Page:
Observers and Computed Properties with Ember.js

September 25, 2015 by Damien White

Looking Through Binoculars

Two powerful tools in the Ember.js world are computed properties and observers. If you aren’t familiar with these, don’t worry as examples of both will be given.

Computed Properties

First, let’s look at a computed property:

fullName: (function() {
  return this.get('firstName') + ' ' + this.get('lastName');
}).property('firstName', 'lastName')

This example is a very simple property. It just takes a model’s firstName and lastName and combines them. This property will be updated any time the model’s firstName or lastName changes. This is signified by the collection specified in the property method (the last line of the sample code). We could then take this property and use it in a template.

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Setting Up VirtualBox for Running ruby_odata's SampleService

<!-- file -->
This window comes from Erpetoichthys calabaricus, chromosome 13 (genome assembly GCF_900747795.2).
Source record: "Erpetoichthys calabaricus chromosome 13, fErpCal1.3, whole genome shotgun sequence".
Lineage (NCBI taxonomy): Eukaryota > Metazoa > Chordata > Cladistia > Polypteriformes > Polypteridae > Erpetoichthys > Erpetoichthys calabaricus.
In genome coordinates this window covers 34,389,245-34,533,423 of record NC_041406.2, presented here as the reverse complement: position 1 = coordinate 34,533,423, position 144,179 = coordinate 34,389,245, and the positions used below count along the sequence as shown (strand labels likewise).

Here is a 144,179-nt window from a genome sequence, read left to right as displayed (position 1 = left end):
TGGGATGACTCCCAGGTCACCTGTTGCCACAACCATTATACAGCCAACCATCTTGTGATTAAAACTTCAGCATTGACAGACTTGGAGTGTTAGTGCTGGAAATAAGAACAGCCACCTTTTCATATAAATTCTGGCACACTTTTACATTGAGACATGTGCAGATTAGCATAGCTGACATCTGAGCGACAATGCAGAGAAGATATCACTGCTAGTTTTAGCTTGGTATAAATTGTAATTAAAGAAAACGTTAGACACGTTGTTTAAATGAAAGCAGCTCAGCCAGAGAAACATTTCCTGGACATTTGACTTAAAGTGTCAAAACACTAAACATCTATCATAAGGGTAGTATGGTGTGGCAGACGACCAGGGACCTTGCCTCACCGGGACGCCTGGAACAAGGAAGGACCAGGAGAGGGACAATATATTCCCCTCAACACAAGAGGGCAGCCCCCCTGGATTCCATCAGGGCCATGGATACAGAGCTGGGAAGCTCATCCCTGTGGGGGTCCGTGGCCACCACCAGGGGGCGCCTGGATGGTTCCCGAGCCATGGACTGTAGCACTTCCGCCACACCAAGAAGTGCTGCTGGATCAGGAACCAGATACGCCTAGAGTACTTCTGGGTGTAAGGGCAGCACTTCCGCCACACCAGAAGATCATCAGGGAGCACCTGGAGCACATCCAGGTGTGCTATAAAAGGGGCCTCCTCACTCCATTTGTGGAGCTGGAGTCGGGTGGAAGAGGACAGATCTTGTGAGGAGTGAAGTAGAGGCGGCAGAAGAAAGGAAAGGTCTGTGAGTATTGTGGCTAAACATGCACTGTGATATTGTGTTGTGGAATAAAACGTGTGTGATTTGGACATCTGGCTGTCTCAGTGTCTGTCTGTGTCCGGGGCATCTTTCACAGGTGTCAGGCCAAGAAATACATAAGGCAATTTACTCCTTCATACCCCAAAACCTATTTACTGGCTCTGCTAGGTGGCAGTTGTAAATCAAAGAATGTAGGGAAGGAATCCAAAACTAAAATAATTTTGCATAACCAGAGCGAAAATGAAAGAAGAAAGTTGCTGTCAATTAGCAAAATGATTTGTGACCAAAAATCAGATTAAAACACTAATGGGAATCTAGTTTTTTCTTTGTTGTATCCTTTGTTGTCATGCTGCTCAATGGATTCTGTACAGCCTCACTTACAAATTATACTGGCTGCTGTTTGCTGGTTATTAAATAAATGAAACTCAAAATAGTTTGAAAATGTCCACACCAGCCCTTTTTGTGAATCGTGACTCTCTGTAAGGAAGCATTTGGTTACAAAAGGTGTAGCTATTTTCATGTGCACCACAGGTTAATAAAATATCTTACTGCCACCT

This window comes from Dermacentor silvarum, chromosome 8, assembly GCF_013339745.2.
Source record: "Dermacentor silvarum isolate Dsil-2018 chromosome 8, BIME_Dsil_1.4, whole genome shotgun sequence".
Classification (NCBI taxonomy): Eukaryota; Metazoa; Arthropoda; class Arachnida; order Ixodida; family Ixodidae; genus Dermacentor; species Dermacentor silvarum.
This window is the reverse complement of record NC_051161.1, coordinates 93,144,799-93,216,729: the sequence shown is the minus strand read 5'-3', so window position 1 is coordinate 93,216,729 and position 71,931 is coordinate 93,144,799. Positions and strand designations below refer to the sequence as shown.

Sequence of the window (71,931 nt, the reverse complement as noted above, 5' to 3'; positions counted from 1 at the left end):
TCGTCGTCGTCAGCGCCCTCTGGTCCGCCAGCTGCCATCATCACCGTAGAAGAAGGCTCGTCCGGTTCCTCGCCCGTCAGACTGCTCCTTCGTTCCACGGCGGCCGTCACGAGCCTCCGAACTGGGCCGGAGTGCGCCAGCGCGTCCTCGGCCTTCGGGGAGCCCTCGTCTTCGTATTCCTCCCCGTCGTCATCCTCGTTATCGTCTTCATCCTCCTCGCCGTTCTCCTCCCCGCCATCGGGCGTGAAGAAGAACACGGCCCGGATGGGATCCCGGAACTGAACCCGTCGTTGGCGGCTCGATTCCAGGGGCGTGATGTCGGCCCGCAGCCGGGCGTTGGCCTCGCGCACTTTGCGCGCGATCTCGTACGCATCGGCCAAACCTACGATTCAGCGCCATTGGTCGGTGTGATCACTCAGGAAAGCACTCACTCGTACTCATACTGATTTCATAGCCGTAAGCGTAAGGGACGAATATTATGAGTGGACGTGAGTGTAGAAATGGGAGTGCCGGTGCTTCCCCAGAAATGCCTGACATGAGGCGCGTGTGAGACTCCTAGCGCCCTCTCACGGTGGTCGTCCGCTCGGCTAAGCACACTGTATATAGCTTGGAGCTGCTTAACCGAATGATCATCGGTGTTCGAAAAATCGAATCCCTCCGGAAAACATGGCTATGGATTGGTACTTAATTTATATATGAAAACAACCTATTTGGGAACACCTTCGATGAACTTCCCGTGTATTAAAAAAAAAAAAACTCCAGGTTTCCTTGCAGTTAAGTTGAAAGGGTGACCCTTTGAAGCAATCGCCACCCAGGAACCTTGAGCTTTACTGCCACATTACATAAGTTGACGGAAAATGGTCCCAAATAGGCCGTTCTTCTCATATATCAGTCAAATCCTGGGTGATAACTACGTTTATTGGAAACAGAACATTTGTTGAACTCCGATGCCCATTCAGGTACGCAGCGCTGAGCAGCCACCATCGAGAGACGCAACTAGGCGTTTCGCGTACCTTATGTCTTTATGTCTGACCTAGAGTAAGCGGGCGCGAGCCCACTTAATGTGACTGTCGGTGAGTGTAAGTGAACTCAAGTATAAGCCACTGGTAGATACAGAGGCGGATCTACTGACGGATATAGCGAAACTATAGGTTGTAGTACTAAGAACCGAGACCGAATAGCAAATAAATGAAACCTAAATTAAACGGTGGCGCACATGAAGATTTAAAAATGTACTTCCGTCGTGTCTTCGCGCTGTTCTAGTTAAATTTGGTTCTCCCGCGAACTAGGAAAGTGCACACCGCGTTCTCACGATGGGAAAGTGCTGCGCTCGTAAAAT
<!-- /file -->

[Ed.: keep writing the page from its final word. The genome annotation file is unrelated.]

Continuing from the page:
April 23, 2015 by Damien White

OData

I was asked how to setup the SampleService used for integration testing the ruby_odata library (with Cucumber). If you’re not familiar with ruby_odata, it is a RubyGem used to communicate with OData services through Ruby. I’m happy to say that it’s been used in some rather large projects. The ruby_odata project contains tests that run in isolation (unit tests and acceptance tests), but there are also full integration tests that work against a “SampleService.” This service needs to run on Windows, and a lot of developers, including myself, use Linux or OS X as their development machine. In order to fully test ruby_odata, we’ll set up a virtual machine using VirtualBox and run the SampleService from there.

Initial Steps